Accordingly, the REST-mediated decrease in synapsin 1 expression observed in this study could indeed underlie the damaging effect of PCBs on neuronal differentiation possibly via a dysfunctional neurotransmitter release. Nonetheless, activation of other REST target genes by A-1254 cannot be ruled out. Collectively, the present results indicate that the calpain-dependent cell death induced by A-1254 in SH-SY5Y cells depends on REST overexpression. Furthermore, we demonstrated that this activation elicits an interwoven chain of events entailing the recruitment of its two cofactors, CoREST and mSin3A, and the subsequent decreases in H3 and H4 acetylation and synapsin 1 expression. These results may pave the way toward a better understanding of those human neurocognitive anomalies generally associated with prolonged exposure to PCBs. Moreover REST-mediated epigenetic modifications highlighted in this study may be a new research area that can be developed to provide new therapeutic agents.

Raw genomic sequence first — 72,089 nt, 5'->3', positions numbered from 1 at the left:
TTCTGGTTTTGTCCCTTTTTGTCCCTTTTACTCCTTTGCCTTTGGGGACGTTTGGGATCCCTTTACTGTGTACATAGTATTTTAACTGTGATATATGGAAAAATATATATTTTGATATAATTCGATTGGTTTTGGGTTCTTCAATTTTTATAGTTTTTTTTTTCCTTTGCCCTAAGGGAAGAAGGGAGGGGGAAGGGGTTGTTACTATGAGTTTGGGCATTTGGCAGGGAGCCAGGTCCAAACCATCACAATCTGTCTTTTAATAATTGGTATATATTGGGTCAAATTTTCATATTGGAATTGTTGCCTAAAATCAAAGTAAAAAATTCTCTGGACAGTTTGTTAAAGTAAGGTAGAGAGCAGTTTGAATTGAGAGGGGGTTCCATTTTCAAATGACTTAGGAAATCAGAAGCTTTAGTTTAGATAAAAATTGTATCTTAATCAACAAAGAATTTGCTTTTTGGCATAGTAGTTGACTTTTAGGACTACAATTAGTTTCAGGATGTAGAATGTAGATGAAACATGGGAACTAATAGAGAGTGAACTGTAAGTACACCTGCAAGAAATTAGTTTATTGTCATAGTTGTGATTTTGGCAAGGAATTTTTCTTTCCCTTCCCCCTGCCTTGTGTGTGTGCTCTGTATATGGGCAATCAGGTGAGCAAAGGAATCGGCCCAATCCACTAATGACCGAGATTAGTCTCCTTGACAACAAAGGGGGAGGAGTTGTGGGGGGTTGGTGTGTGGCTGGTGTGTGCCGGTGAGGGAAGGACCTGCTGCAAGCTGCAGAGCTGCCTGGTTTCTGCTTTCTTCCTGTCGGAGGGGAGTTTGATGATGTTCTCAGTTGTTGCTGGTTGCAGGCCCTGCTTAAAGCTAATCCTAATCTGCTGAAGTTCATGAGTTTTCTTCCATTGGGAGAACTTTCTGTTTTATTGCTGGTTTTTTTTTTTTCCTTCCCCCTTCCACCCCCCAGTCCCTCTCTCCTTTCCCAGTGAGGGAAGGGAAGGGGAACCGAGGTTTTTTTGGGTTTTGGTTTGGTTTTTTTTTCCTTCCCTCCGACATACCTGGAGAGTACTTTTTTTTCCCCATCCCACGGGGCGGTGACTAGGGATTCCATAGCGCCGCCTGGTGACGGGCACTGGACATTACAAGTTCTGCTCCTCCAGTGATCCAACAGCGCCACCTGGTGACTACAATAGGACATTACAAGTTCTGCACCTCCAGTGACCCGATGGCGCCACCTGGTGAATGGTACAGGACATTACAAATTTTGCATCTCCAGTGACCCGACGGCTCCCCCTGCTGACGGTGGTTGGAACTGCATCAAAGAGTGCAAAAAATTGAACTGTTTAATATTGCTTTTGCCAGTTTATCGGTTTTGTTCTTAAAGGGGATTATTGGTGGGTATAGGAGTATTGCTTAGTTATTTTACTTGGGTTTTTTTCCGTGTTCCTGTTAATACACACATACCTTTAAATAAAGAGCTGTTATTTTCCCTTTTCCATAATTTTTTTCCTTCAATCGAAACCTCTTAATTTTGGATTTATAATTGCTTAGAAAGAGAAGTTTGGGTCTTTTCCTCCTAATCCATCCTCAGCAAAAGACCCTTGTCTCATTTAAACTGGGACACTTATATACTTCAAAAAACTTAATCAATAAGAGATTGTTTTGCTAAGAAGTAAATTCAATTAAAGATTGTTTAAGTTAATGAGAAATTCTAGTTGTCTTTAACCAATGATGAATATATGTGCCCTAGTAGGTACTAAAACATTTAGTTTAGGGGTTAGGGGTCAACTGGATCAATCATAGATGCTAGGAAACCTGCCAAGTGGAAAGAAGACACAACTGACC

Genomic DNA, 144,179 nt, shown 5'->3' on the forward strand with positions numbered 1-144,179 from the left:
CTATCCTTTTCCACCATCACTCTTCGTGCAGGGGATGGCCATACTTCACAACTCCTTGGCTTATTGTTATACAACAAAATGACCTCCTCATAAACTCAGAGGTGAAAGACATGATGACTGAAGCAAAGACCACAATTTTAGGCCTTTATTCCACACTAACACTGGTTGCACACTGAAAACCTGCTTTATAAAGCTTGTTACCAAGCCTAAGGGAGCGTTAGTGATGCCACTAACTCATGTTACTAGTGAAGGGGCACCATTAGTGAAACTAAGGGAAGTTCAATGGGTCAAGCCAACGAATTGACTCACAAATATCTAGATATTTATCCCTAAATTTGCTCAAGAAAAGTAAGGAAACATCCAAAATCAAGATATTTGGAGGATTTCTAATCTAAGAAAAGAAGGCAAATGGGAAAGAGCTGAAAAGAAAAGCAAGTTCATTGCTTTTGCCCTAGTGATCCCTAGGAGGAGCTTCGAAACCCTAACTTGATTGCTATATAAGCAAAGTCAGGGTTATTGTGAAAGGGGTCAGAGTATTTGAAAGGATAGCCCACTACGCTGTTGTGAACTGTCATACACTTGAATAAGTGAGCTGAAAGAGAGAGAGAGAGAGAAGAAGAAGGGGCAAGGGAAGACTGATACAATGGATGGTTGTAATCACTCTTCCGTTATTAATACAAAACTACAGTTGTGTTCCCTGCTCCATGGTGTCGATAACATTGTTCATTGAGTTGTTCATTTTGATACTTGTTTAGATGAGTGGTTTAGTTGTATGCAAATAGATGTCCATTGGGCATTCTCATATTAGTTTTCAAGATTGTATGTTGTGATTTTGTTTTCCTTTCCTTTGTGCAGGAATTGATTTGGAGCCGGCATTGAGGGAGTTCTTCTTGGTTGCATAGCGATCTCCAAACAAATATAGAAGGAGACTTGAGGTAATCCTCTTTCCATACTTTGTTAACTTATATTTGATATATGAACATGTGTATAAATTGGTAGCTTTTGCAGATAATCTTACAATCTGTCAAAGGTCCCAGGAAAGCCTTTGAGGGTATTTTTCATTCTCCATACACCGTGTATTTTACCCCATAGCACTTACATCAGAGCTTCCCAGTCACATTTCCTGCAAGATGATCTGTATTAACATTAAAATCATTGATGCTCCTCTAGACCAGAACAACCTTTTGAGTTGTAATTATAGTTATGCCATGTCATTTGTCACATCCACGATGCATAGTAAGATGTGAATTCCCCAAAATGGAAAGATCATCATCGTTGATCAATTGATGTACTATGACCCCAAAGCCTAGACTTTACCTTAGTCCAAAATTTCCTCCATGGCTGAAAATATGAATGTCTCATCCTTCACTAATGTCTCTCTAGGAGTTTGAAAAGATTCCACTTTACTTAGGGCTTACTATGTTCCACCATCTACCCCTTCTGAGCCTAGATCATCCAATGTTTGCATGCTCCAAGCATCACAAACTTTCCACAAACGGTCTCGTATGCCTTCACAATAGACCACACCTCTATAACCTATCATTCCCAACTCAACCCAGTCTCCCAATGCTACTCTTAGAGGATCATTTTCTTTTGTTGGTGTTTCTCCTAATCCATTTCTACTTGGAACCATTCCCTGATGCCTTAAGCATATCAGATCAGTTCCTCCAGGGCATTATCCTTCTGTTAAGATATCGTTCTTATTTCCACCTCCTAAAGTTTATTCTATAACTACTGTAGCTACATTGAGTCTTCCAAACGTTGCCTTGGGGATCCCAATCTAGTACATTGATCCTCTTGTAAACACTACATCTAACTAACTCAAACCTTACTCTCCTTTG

Participated in research design: Formisano, Secondo, Di Renzo, and Canzoniero.
Conducted experiments: Formisano, Guida, Cocco, Secondo, Sirabella, Ulianich, and Paturzo.
Performed data analysis: Formisano, Guida, Cocco, Secondo, Sirabella, Ulianich, and Paturzo.
Wrote or contributed to the writing of the manuscript: Formisano, Secondo, Di Renzo, and Canzoniero.
We thank Dr. Paola Merolla for editorial revisions.
This work was supported by COFIN 2008; the Ministero della Salute, Ricerca Sanitaria [Grant RF-FSL352059]; Ricerca Finalizzata 2006; the Ministero della Salute, Ricerca Oncologica 2006; the Ministero della Salute, Progetto Strategico 2007; and the Ministero della Salute, Progetto Ordinario 2007.
Article, publication date, and citation information can be found at http://jpet.aspetjournals.org.
- polychlorinated biphenyl
- Aroclor 1254
- repressor element 1
- RE1-silencing transcription factor
- REST corepressor
- small interfering RNA against REST
- scrambled control
- histone deacetylase
- trichostatin A
- dimethyl sulfoxide
- 3[4,5-dimethylthiazol-2-y1]-2,5-diphenyltetrazolium bromide
- chromatin immunoprecipitation
- reverse transcriptase
- polymerase chain reaction
- RNA interference
- fluorescence-activated cell-sorting analysis
- fluorescein isothiocyanate
- propidium iodide
- antisense oligonucleotides
- mammalian Sin3 homolog A.
- Received March 3, 2011.
- Accepted June 20, 2011.
- Copyright © 2011 by The American Society for Pharmacology and Experimental Therapeutics